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If you’re an entrepreneur, you probably love learning at some level — it’s inherent in the job description. You are known for taking risks more than the average person, and the execution of successful strategic action is a result of trial and error.
Learning is the engine that keeps things moving forward, and it’s the iterative process of applying new learning that can propel your business toward growth. As an entrepreneur of a thriving business, learning manifests as an intense self-directed, hands-on learning experiment that can take years to master.
My father, a successful self-taught entrepreneur, created many businesses from scratch. With only an eighth-grade education, he used the art and science of learning to create multiple million-dollar businesses. Each business represents a different industry — transportation, medical and entertainment. He was a keen observer of people and a risk-taker, implementing what he learned, pivoting when needed and then relearning until it worked.
In observing my father, I gleaned a few priceless tips that point to the heart of any entrepreneur — ones that I have applied in my journey.
1. Your ability to learn quickly is a necessary skill for success
Fast learning requires you to identify what you don’t know, what you need to know, who has the information, and how you will acquire the new knowledge. It requires quick action and can cover a broad spectrum of knowledge and skills.
With the evolution of microlearning, you can master a wide variety of concepts and skills through bite-sized, on-demand content. Articles, videos, podcasts, mini-courses and visuals are accessible to meet your specific and targeted learning objectives, and often the selection of precisely what you need is at your fingertips. A few key questions to ask yourself when identifying your learning needs:
- What am I trying to accomplish?
- What are the skill gaps that exist?
- On a scale of time versus quality, which ranks higher?
Fast learning often involves mastering a skill quickly and can also point to those items that require outsourcing — things that may be beyond your time requirements or skill.
2. Your business evolves as you do — it’s a state of learning, integration, reflection and repeat
Once you’ve identified your broad learning needs, the experiential learning cycle is applied to fine-tune your approach. The experiential learning cycle made known by educational theorist David Kolb suggests that you learn by doing, making learning meaningful through experience. Here is the model made relevant to the entrepreneur:
- Concrete experience: You actively engage in an activity. You launch a campaign promoting a new service, for example.
- Reflective observation: You closely observe what happens. You consider what worked and what didn’t. You pay attention to the obvious and the nuanced and take note. Building on the previous example, you discover your email copy is not speaking to your target audience.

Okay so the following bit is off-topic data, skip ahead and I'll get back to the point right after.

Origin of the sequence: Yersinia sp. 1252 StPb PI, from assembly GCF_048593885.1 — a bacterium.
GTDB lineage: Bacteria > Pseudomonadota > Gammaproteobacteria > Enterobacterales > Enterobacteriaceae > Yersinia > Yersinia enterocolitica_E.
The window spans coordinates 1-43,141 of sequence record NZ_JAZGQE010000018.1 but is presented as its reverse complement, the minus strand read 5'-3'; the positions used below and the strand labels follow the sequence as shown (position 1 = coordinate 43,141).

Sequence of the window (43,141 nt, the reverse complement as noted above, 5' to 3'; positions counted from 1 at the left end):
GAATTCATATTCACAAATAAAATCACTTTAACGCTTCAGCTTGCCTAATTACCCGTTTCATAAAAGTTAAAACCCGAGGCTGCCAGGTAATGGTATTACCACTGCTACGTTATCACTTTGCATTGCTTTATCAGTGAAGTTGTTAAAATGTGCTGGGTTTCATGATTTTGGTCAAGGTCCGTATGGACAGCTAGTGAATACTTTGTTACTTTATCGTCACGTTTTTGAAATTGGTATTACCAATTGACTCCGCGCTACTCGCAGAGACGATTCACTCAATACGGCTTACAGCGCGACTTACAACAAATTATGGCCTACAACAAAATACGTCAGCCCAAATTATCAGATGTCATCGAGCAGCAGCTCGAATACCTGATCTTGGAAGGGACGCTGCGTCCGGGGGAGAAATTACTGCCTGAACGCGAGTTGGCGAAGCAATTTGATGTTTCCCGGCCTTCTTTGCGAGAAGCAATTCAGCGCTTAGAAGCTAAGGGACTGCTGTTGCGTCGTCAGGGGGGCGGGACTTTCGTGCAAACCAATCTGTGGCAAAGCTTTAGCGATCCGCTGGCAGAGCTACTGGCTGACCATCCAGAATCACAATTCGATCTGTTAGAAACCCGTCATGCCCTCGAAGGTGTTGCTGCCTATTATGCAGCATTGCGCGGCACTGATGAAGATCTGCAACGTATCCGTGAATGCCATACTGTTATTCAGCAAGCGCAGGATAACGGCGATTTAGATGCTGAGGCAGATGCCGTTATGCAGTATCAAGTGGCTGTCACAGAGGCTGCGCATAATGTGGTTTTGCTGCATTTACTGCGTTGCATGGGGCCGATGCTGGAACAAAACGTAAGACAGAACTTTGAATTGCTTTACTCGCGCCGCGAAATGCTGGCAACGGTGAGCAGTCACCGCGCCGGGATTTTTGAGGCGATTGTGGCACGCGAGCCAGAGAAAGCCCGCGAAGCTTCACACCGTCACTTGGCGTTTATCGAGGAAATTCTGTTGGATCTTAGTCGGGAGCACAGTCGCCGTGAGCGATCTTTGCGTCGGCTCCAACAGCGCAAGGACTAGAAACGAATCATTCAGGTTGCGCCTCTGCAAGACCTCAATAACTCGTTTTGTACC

- Abstract conceptualization: You generate new ideas based on your observations. Questions to ask yourself at this stage include: What did I learn? How would I change my approach, if at all? What new knowledge or skill do I need to move forward? You think to yourself perhaps a shift in your messaging requires a small market research project to get you back on track.
- Active experimentation: You apply new insights and then begin the cycle again. You complete the small market research project, revise your approach and deliver messaging that draws the right people to you.
By moving through these stages, you not only leverage learning and position yourself to succeed, but you are also an active student in pursuit of nailing your business goals.
3. Your willingness to share what you’ve learned will set you apart
As an entrepreneur, you offer value with a product or service. But what sets you apart from others in your industry? Human connection is an essential aspect of your business, and how you connect with others will separate a mediocre business from one that is authentic and intriguing. One way to connect is using a story — your story about how learning has impacted your business.
Sharing your journey as a student of your business makes you real — a person with imperfections and missteps. Stories help to give root to connection and build meaning and are the super-connector to what you have to offer.
4. When you make learning central to your business, the potential for expansion is limitless
Honing the learning process is the key to a sustainable and impactful business. The relevant application and implementation of what you learn are similar to the idea of building systems that support your habits. In his book, Atomic Habits, James Clear teaches us the implication that habits can have in our lives. He says, “habits are the compound interest of self-improvement.”
The same way habits produce compound results is similar to the integration of learning will affect your business. You are positioning yourself for evolution when learning is central to your business. It may call for a reinvention, but you will have the tools to shift.
These tips seem straightforward, but when applied mindfully and consistently, they can be transformational. Learning helps you reframe, reflect, plan and act on what you may need to do to move forward, especially when you find yourself stuck. When you are open to the process of learning and approach each challenge with curiosity, you become unstoppable. This is where the learning is the most impactful — you are the master student of your endeavors.